On paper, it simply doesn’t make sense: why would an expensive smartphone outsell a cheaper one running the same software, with many of the same features?
But that’s exactly what’s happening with the iPhone 5S and iPhone 5C, according to new reports from Consumer Intelligence Research Partners (CIRP) and Mixpanel, along with a Chinese update on current iPhone production (hat tips to Fortune for the first two links, and MacRumors for the third). Those sources all suggest that the expensive iPhone 5S has been outselling the cheaper iPhone 5C by a healthy margin—with Apple even cutting back on production of the latter device, due to more-than-adequate stocks.
Apple claims it sold roughly 9 million iPhone 5S and iPhone 5C units during the first weekend of the smartphones’ release, but has declined to break out sales numbers for each device. Over the summer, Apple-watchers such as KGI Securities analyst Ming-Chi Kuo suggested that Apple would produce some 5 million iPhone 5S units ahead of the launch weekend; if that number held true, and that initial stock sold out (as reported), it means that Apple also managed to sell roughly 4 million iPhone 5C units to reach that 9-million-sold figure for both models.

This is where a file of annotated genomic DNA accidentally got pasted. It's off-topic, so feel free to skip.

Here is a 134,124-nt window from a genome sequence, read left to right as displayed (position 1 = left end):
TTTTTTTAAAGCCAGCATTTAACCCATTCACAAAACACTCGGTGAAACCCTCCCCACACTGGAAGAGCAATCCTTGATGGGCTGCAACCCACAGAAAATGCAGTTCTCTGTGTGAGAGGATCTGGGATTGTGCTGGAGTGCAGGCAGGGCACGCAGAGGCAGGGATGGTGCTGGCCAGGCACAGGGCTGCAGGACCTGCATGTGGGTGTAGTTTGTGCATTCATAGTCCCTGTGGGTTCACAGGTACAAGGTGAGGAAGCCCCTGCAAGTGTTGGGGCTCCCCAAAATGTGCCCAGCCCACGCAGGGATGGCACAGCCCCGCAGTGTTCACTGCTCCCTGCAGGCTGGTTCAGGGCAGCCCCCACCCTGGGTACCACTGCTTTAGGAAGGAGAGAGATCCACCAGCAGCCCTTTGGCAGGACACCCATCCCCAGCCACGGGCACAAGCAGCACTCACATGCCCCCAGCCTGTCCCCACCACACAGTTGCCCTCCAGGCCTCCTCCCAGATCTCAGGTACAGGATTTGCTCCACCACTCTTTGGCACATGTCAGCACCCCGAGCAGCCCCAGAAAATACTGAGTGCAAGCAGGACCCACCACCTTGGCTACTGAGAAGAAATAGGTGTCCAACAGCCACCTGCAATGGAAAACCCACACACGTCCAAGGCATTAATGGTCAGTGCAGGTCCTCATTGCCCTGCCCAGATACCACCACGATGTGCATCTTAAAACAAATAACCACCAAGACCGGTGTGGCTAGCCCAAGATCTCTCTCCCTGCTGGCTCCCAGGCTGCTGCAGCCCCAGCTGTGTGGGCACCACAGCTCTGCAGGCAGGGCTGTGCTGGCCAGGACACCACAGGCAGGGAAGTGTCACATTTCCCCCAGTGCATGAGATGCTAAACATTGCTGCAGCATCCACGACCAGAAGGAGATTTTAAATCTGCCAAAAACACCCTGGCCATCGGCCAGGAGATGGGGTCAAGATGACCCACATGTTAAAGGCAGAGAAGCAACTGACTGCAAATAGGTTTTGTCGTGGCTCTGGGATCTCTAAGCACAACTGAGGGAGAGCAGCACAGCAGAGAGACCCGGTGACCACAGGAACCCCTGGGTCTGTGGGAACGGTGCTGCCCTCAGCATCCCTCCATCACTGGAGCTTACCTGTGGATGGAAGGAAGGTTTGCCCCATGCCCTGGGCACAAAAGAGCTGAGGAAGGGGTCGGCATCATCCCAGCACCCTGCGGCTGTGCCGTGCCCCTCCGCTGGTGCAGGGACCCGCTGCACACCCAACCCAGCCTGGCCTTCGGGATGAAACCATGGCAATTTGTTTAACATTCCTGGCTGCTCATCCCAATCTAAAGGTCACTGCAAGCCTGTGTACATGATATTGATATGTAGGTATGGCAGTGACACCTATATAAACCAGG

But if the iPhone 5S is rapidly outpacing the iPhone 5C on the sales front (as these latest reports suggest), it throws into question how well the iPhone 5C sold during that first weekend, and if Apple managed to produce many more iPhone 5S units than some analysts initially believed. Or maybe those early estimates were accurate, and the initial spike in iPhone 5C sales has dipped and leveled with each passing week. Whatever the final production number or sales curve, it’s clear that Apple fans turned out—and are still turning out—for the next refresh of the high-end device that originally assured their loyalty, as opposed to its inexpensive sibling that Apple design maven Jony Ive once defended as “unapologetically plastic.”
Although iPhone 5C (that “C” stands for “color,” as in the phone’s brightly hued plastic cases, as opposed to “cheap”) was supposed to make Apple more of a player in the midlevel smartphone market, analysts and pundits have expressed dismay over the device’s unsubsidized sticker price of $550, which is pretty dear for “middle range” hardware. If the early market for the iPhone 5C is anemic, however, CIRP co-founder Josh Lowitz suggested to AllThingsD that it could still pick up: “Over time, the lower-priced phones have tended to gain share versus the flagship phone, after the initial rush of dedicated upgraders to the newest device.” Apple CEO Tim Cook has disparaged the idea that his company is in the market of producing ultra-cheap devices.